I was hooked by the plot early on but found it quickly became a wild goose chase of one thing to the next. Always searching for some type of MacGuffin, but none of it was as interesting as the start of the game felt. I thought the voice acting was solid but hard to get into after a few hours. I found Inquisitor to be on par with other APRGs in terms of story; nothing crazy, more of an excuse to run around blasting bad guys. Toward the end, my story motivation fell by the wayside, and I was downright confused near the end. The cinematics for Inquisitor was breathtaking; I could watch an entire film with that look.

The character creator felt similar to other ARPG titles, which is to say, bare bones. Inquisitor allows you to play in a handful of different ways, as long as it’s one of the pre-established ways they’ve made for players. You pick from a handful of backgrounds and then from one of four classes. Each class has three additional side classes, so again, there are some creative choices to make, but it never felt like I could do anything. Classic Crusader uses heavy armor and weapons; the Assassin is a faster-paced melee style. Then you have the Psyker and the Tech-Adept that play differently from traditional fighting.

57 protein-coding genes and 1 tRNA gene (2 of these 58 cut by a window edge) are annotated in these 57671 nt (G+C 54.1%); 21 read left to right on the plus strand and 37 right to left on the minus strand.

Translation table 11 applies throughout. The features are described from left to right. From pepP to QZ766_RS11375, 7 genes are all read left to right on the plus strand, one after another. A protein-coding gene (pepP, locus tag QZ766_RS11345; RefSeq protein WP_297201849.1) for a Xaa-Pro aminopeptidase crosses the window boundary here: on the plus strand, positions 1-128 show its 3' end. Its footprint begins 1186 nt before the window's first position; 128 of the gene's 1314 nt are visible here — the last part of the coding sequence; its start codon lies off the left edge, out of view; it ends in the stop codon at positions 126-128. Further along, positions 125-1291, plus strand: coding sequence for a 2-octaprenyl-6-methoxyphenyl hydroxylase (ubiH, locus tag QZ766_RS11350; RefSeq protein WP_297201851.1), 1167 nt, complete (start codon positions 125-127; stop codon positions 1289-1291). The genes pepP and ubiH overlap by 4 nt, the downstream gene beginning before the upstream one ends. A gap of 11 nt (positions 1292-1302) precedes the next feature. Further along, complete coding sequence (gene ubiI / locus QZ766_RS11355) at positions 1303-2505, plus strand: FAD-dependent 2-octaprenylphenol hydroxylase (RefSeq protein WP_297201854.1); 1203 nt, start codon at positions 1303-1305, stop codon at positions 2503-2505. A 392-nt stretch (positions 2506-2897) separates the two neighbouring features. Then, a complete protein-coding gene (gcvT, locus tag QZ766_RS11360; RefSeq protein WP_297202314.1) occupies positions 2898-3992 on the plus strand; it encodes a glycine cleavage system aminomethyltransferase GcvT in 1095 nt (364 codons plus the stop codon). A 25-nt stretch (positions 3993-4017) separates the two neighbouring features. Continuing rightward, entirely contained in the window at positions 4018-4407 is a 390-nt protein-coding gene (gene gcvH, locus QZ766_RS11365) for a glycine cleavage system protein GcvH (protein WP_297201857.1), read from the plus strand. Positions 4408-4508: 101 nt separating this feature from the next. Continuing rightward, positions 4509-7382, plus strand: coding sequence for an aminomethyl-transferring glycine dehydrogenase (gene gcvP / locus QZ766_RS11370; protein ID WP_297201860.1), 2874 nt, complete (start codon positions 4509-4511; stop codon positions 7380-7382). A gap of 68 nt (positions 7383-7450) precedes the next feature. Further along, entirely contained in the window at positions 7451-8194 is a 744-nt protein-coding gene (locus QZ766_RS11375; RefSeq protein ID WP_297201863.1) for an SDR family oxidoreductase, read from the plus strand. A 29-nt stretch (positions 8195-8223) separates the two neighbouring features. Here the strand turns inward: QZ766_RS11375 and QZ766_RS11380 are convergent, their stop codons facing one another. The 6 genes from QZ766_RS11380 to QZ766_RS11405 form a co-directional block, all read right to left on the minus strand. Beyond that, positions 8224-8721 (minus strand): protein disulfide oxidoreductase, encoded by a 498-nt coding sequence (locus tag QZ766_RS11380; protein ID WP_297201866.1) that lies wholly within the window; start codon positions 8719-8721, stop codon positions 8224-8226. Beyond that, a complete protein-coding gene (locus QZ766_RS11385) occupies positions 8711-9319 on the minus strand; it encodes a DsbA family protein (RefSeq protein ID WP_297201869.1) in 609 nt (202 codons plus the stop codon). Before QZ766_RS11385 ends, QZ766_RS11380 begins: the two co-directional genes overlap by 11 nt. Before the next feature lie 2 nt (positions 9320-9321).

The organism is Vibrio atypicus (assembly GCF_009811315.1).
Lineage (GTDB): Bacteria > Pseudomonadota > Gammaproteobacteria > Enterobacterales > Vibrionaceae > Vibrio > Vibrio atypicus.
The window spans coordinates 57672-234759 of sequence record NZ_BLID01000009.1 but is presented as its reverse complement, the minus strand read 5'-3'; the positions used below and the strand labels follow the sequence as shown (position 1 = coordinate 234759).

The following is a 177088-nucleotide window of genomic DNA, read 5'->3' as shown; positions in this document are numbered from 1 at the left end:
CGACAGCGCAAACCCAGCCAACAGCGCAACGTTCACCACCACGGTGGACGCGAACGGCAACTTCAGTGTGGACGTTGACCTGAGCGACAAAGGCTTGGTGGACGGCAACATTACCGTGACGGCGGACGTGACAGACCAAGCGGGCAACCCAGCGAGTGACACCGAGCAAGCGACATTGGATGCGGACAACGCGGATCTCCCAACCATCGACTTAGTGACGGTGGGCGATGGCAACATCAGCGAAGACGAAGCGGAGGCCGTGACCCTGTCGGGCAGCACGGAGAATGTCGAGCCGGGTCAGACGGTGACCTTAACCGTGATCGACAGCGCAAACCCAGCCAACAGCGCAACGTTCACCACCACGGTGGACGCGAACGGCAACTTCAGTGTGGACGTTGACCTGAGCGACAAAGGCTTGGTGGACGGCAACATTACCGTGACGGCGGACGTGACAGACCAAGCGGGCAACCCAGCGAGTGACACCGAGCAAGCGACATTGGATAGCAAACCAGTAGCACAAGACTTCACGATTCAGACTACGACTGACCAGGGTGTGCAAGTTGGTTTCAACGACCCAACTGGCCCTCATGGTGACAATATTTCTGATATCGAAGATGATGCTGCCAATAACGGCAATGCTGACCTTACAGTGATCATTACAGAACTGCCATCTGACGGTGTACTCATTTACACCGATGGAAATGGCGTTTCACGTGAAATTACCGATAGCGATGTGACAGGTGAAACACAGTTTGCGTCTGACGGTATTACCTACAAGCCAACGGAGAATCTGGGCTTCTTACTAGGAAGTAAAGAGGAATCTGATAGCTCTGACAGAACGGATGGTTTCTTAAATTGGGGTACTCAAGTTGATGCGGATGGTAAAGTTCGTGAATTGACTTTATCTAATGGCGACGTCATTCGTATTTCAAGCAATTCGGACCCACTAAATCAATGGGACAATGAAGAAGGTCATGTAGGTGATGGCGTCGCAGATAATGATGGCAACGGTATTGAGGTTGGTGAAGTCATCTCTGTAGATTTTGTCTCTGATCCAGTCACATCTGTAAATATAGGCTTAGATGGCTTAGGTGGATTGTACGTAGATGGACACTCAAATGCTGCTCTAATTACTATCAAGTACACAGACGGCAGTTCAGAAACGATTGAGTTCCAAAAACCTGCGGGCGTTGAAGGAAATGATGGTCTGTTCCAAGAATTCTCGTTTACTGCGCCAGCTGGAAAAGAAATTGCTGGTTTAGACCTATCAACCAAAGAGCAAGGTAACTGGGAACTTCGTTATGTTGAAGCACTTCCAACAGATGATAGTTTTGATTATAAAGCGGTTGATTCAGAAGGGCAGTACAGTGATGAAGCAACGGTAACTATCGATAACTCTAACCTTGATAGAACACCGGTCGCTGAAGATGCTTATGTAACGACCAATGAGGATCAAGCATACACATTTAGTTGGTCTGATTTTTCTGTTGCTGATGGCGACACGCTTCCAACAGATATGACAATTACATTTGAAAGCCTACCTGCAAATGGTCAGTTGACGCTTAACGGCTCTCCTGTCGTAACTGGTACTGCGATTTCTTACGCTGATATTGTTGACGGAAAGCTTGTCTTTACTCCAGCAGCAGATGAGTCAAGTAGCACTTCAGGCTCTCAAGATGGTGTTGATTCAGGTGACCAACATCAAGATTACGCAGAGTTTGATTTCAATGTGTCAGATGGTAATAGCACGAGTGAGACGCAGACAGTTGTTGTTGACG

I was initially interested in playing as the Tech-Adept; they are a pet class with robotic minions that fight alongside you. I ran into problems the first time I attempted to play; the game told me I should try another class as this one is too advanced for simple-minded first-timers. I later learned that this was the expansion class for players who have already played Inquisitor. I lost confidence and decided to go with the Crusader. If this game is too intense to play a fun-sounding class, I probably needed to start with the one that seemed simplest to understand. After trying the Tech-Adept later on, I would have been fine starting out with that class.